The year 9 pupils had been punished for wearing school-issued PE shorts rather than trousers on Tuesday 19 July, the hottest day of the year so far.
So Michael Parker, Kodi Ailing, George Boyland and Jesse Stringer, all 14, chose cooler clothing which is part of the official uniform - a pleated navy skirt.
Parker said: “It’s not fair for boys to be roasting in black trousers on the hottest day of the year while the girls can wear skirts.”
His mother Angela, added: “We’re fully in support of the boys.”
Despite not being allowed to wear the school’s branded shorts, the students at Longhill High School, in Brighton, East Sussex were allowed to wear skirts, as they are part of the agreed school uniform.
Wesley Allen, whose son Kodi was part of the protesting group, said the school’s decision to punish the boys for wearing shorts was ‘madness’.
“The shorts he had on have the school logo on them and I think should be allowed to wear them on hot days,” he said.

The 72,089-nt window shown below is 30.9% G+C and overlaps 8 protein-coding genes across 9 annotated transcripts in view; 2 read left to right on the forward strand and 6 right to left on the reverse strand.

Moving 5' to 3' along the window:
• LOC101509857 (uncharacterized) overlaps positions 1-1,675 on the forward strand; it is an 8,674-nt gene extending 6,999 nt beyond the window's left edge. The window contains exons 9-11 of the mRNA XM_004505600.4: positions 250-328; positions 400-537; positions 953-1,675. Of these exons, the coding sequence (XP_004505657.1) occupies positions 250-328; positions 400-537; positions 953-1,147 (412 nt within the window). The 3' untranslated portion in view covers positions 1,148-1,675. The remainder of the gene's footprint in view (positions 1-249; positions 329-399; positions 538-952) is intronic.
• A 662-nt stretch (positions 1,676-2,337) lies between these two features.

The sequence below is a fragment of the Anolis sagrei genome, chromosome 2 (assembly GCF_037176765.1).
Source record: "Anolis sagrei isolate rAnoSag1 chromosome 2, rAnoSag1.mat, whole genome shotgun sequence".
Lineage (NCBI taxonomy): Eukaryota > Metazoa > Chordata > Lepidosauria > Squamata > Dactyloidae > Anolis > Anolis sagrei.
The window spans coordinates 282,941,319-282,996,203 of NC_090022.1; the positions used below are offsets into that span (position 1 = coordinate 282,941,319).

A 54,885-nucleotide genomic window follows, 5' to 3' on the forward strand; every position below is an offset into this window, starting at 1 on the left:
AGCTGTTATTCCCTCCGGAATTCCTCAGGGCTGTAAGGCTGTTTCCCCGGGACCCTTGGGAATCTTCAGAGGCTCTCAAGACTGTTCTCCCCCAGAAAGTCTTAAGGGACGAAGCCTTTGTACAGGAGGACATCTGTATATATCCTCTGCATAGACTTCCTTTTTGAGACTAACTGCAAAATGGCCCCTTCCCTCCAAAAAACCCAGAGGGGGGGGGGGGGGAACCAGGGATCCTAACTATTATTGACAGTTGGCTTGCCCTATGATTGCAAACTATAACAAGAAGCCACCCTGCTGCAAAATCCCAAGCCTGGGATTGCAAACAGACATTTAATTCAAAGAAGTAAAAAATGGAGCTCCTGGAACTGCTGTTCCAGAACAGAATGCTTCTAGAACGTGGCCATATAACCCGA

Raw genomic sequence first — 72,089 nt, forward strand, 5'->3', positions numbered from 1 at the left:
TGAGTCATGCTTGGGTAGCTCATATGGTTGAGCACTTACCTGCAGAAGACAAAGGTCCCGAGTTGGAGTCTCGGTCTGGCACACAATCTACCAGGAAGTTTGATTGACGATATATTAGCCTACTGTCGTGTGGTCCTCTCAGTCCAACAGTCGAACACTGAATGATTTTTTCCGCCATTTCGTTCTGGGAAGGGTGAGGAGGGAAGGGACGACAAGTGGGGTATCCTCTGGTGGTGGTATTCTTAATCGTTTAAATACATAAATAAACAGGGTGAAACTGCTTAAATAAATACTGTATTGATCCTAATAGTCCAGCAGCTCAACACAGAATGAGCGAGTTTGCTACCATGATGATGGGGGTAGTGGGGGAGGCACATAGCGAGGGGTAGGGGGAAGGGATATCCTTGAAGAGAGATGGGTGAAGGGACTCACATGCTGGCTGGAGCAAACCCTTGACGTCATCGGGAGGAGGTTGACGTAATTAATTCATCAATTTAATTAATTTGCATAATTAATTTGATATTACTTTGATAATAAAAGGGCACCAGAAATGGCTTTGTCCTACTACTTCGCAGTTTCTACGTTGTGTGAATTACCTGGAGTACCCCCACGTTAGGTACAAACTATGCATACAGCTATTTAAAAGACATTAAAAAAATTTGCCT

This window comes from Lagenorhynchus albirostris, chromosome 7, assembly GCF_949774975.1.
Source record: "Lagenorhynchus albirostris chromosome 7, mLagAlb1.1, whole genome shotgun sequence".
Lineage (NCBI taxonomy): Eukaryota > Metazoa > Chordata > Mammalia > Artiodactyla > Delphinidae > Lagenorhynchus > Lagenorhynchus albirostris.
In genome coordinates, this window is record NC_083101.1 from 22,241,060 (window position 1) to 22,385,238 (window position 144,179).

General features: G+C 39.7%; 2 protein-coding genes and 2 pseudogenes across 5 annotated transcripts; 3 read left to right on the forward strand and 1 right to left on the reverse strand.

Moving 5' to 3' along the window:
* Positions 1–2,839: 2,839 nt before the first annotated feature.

“The school say they have to wear school uniform and the shorts are.
“I think it’s madness. The boys have done this to prove a point and I think it’s brilliant.
“I don’t think Kodi will wear the skirt all summer but I do think he likes the attention.”
On Tuesday19 July around 20 boys were punished for wearing their gym shorts rather than “regulation uniform”.
Some of the students were sent home and others were kept in isolation and excluded the following day.
Longhill’s headteacher Kate Williams said: “Students have access to water in order to keep themselves hydrated.
“We have made reasonable steps to ensure that classrooms are as comfortable as possible.
“I have high standards regarding uniform and in the warm weather, these high standards have been challenged by approximately 2% of parents/students.”
In a statement, Williams added: “Four male students at Longhill High School chose to wear a skirt to school. Students can choose to wear any part of the agreed school uniform.”
Earlier this year 40 primary schools across the UK made their uniform policy gender neutral, meaning boys would be allowed to wear skirts and girls could dress in trousers.
The Independent reported in June that the change came as part of a government-funded drive for schools to be more open to children questioning their gender identity.